Last month, we heard the news that America has an E. coli problem that’s spreading. So far there have been 11 states with 35 reported cases and very similar symptoms have been seen in Colorado, Florida, New Jersey, New York, North Carolina, Pennsylvania, South Carolina, Virginia and West Virginia.
It has now gotten so severe that one person has died in the outbreak.
Experts at the US Centers for Disease Control and Prevention (CDC) report that consumers should check the origin of their romaine lettuce before they purchase it. Since the outbreak was potentially linked to lettuce grown in Yuma, Arizona, the CDC says only lettuce from these regions should be avoided.
Of the 102 cases with available information, 51 percent needed to be hospitalized, compared to a hospitalization rate of about 30 percent seen in other E. coli outbreaks.
Now, as well as lettuce, the public has to be on the lookout for certain tortilla chips and their dangers.
On May 2, the U.S. Food & Drug Administration released an announcement issuing a voluntary recall of certain Utz and Weis brand tortilla chips. The recall is the result of a “potential contamination of undeclared milk allergen,” according to the FDA – meaning this milk ingredient was not disclosed on the chip bag’s label. As of May 8, no illnesses caused by this mistake have been reported.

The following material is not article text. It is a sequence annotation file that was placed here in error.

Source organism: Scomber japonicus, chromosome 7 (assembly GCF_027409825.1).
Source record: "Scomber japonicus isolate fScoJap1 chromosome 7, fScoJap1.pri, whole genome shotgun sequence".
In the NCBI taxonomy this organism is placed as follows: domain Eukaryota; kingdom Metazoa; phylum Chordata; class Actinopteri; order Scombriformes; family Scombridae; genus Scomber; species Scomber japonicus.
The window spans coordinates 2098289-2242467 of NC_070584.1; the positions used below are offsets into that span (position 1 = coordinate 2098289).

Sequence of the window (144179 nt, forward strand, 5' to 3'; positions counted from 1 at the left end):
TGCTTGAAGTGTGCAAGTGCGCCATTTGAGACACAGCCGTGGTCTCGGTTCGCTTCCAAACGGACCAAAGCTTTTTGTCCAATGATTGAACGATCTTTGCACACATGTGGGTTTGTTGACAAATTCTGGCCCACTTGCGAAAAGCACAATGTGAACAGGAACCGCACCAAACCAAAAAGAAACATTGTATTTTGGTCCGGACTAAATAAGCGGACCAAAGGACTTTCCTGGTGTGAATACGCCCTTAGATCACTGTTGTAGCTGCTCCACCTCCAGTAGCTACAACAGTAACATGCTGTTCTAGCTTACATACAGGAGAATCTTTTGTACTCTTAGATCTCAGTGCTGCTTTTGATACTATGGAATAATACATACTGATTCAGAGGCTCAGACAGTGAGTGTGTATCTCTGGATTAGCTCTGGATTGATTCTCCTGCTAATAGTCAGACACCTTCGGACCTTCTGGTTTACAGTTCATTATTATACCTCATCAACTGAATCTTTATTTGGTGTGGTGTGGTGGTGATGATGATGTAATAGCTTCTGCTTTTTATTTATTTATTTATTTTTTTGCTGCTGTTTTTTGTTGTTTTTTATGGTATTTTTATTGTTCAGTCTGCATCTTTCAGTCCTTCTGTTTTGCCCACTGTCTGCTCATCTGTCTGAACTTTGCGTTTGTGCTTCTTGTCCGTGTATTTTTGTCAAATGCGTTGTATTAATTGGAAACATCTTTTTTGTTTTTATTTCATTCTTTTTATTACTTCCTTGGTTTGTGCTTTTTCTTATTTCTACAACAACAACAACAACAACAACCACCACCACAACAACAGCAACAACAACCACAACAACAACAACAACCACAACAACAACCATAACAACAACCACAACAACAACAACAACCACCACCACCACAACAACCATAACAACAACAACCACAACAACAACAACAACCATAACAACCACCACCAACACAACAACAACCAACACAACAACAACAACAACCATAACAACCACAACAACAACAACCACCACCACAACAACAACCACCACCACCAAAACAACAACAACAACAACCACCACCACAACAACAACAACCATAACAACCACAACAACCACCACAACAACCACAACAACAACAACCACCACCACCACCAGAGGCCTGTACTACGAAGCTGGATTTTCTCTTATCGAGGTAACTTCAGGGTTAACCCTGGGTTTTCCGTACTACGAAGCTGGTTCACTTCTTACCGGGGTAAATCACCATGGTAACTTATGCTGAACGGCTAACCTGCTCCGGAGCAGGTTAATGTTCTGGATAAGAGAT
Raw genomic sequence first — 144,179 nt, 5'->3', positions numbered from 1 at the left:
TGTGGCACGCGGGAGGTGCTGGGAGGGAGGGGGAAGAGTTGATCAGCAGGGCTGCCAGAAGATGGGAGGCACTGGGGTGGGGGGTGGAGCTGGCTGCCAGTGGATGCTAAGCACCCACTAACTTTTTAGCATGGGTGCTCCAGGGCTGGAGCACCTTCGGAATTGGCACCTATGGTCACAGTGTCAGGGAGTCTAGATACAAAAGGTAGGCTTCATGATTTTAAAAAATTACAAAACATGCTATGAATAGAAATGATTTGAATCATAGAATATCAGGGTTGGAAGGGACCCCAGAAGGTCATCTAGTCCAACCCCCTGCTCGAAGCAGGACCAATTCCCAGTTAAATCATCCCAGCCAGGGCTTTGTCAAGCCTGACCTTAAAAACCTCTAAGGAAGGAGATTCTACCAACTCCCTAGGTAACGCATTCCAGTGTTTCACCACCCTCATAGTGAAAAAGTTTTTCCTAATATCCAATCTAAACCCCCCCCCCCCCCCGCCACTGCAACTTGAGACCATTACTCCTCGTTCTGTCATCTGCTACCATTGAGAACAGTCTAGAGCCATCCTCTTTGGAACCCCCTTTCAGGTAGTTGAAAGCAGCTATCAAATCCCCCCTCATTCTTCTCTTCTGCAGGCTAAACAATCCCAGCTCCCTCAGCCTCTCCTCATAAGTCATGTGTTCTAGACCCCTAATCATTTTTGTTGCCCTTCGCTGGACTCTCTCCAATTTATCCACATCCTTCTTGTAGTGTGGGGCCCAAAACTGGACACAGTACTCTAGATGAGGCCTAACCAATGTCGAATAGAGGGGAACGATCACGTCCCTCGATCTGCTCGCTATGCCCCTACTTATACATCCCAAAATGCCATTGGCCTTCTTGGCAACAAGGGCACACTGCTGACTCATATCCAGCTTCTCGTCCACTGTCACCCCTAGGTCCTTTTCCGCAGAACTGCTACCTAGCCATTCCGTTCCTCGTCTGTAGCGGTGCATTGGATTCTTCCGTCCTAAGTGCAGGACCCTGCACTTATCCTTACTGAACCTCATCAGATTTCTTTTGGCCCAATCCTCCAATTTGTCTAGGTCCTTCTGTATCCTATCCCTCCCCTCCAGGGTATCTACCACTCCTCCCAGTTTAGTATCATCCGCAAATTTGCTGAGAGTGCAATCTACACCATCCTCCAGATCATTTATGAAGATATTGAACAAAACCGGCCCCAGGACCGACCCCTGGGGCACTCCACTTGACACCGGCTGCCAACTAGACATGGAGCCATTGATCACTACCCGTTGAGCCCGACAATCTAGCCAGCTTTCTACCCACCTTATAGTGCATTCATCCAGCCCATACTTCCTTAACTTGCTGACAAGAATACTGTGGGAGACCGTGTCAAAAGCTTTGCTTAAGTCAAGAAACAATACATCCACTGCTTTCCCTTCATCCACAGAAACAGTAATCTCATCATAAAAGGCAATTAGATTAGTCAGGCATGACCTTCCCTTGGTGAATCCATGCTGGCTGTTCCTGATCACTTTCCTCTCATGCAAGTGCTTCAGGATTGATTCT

The recall affects Golden Flake, Good Health, Utz, and Weis brand Tortilla Chips that were distributed in 32 regions, including Alabama, Washington DC, Florida, New Hampshire, and Texas. You can check out the full list of affected states on the FDA’s website.
Because the dairy allergen was not noted on the label, those with a lactose or milk allergy could be subject to serious or life-threatening reactions if they consume these tortilla chips. The FDA recommends that consumers who have bought the affected bags either return them to the store for a full refund or throw them away.
The FDA provided a list of expiration dates of the contaminated chips on its site; they range from May 26, 2018 to December 15, 2018, and have varying UPC codes. No other brand products besides those listed are being recalled.
It’s been reported that Target, Kroger, and Publix all distributed the contaminated bags and have since warned customers to check the UPC labels and expiration dates before diving in. Given the urgency surrounding the E. Coli and Salmonella cases recently, the callbacks should not be ignored.
In terms of the only E. Coli death, the California Department of Health is not releasing details about the person who died. The complete lists of states that have shown cases includes, Alaska, Arizona, California, Colorado, Connecticut, Georgia, Idaho, Illinois, Kentucky, Louisiana, Massachusetts, Michigan, Mississippi, Missouri, Montana, New Jersey, New York, Ohio, Pennsylvania, South Dakota, Tennessee, Utah, Virginia, Washington, and Wisconsin.
In North Carolina, more than 200 million eggs produced by an Indiana company have been recalled, after the various cases of salmonella were linked back to the farm’s produce. According to a report from the federal Food and Drug Administration (FDA), Rose Acre Farms were forced to issue the recall after officials traced these cases back to the company’s facility in North Carolina.
Keep an eye out for any development on the spread of these bugs.